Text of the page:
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Writing tips

Okay, so you're ready to take the plunge yourself. Plots are exploding in your head. Characters won't let you sleep. The keyboard sings a siren's song...

How do you get started writing your own book? What's the best way to get published? Can you contact my agent? Answers to these burning questions and more, below...

Q: How can I get Bantam to buy my manuscript? Can I send an email to your editor there?

A: Bantam requires agented material only--that means you need an agent to submit your manuscript to them. (Emailing my editor will not endear you to her, given that requirement, so don't try it.) The agent-only requirement isn't true of ALL NY publishing houses but it's true of most. Every NY publishing house lists their Writer's Guidelines somewhere on their site--whether an agent is required, which editor buys what, etc.. That info is also in Writer's Digest and Writer's Market but as I'm sure you realize, printed info can be out of date. So check Writer's Market online and/or a publishing house's website for the most current information, such as:

Bantam/Random House's Guidelines
Baen's Guidelines
Simon & Schuster Guidelines

Dorchester Guidelines
Berkley Jove Guidelines

A word to the wise about publishing houses: no legit publishing house will CHARGE YOU MONEY to publish your book. Publishing houses pay you money for your book. See more on vanity and self-publishing below:

Writer Beware on PublishAmerica
A lawyer's take on PA
More on PA
Writer Beware on POD Publishing

Suite 101 on Vanity-Presses

Q: Yikes, I don't have an agent! Can I send my manuscript to your agent or can you recommend me to an agent?

A: Just like publishing houses, agents list their dos and don'ts on their websites. They list what kinds of books they represent (fiction or non-fiction, romance, westerns, thrillers or whatever), what their submission procedure is and whether or not they're currently accepting new clients. Many agents also blog (BIG HINT: read their blogs before subbing your manuscript). You can find my agent's blog here.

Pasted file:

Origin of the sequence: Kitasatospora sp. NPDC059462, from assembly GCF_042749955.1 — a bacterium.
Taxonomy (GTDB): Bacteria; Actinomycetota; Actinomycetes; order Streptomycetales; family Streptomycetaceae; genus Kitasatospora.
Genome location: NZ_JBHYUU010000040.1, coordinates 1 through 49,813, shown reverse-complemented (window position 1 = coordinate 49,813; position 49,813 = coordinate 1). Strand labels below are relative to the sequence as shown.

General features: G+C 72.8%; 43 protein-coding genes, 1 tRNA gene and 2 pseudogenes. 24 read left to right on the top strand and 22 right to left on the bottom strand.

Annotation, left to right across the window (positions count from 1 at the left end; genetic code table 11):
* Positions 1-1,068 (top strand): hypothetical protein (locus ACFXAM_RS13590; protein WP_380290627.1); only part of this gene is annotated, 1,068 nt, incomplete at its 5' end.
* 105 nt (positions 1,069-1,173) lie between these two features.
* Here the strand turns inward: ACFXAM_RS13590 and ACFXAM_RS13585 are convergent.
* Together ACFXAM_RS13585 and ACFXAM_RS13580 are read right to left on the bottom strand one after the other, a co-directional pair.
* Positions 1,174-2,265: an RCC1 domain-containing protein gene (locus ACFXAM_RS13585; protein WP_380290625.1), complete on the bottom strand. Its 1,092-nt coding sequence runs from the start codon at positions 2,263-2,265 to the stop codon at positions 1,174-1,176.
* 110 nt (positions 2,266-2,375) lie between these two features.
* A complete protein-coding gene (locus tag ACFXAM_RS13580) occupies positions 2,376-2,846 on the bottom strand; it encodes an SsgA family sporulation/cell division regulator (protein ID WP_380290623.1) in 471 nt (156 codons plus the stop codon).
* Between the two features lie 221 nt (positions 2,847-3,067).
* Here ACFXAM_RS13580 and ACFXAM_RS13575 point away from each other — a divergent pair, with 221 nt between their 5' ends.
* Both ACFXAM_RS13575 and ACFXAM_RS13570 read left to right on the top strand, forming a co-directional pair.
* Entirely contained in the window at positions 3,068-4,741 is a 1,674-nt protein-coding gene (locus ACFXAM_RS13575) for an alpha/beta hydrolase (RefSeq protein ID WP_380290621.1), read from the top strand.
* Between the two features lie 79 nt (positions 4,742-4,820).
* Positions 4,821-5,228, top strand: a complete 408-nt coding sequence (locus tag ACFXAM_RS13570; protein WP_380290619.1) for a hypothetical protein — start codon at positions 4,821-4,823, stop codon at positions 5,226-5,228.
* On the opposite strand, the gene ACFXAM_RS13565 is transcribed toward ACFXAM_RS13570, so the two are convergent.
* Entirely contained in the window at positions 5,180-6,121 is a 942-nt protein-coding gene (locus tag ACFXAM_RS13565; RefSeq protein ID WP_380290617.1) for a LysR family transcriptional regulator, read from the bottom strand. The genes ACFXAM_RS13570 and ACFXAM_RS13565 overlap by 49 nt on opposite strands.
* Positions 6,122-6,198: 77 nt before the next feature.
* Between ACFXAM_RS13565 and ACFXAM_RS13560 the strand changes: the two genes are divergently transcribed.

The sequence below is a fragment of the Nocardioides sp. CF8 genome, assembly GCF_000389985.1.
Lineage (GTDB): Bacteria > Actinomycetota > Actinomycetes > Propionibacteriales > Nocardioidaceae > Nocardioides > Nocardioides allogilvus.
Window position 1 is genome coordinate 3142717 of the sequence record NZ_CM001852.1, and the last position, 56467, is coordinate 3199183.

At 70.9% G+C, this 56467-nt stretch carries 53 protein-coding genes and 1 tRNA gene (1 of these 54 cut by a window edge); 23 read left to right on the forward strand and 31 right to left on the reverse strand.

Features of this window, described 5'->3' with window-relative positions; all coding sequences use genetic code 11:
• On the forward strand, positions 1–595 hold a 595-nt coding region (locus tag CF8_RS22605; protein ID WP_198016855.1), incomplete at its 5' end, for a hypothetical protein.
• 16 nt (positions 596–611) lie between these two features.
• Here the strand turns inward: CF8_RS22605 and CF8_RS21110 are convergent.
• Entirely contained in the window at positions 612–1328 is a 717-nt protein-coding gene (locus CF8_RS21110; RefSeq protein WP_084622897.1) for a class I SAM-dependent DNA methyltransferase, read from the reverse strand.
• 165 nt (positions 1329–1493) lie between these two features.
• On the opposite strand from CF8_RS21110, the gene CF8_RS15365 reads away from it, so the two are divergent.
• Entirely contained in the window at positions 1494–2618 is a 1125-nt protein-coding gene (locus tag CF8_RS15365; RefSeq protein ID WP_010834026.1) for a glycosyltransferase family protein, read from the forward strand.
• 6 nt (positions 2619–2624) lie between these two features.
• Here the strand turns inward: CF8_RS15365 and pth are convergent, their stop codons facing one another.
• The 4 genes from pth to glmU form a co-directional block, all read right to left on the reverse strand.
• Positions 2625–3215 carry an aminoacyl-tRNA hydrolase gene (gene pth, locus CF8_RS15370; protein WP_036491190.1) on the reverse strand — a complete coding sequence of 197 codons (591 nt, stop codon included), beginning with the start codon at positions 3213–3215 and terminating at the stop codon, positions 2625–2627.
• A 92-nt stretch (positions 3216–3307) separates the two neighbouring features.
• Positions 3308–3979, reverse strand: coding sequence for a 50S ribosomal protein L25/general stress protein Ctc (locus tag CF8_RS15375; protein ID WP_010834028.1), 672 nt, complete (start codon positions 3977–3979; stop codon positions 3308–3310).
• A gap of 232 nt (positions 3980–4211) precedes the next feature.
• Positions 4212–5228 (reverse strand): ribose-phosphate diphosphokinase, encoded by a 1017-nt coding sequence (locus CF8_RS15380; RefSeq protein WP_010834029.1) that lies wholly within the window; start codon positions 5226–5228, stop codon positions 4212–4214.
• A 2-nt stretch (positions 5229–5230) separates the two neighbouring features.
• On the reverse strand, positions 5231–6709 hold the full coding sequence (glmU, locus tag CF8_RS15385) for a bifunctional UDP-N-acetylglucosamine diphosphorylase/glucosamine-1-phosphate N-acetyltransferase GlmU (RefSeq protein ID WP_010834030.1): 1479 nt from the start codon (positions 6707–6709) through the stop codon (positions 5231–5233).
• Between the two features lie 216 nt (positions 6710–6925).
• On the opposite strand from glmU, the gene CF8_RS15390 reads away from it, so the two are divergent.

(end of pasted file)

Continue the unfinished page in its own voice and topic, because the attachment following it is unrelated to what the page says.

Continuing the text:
As to my asking my agent to read your manuscript, sorry, no can do. It wouldn't matter, anyway. My agent likes what she likes, and buys what she likes. If she likes your manuscript, she'll offer you a contract. If she doesn't, no amount of emails from Linnea Sinclair (or anyone else) will change her mind.

Same for recommending you to an agent--mine or any other. An agent-author relationship is not unlike a marriage. The two of you will be spending lots of time together. The "chemistry" has to be right and that's not something I can provide or foretell.

I can advise, however, that legit agents do not charge a reading fee. So don't get suckered in by scam artists. Check out an agent's reputation before you sub your precious baby there.

Some good sources of information:
Writer Beware

Preditors & Editors
20 Worst Agents

Q: Yikes, I don't have an agent! And since you're not a nice enough person to give me a personal introduction to your agent, how do I get one?

A: Ahh, flattery will get you everywhere. Getting an agent: one way is to attend legit writing conferences where agents and editors offer appointments to unpublished writers, and you get ten minutes to pitch your work. If you go to my NEWS page here on my website, you'll see the various writer conferences I attend. Those are often the kinds of conferences where you can book a pitch appointment. Click on the links to those conference and get an idea as to what they're about.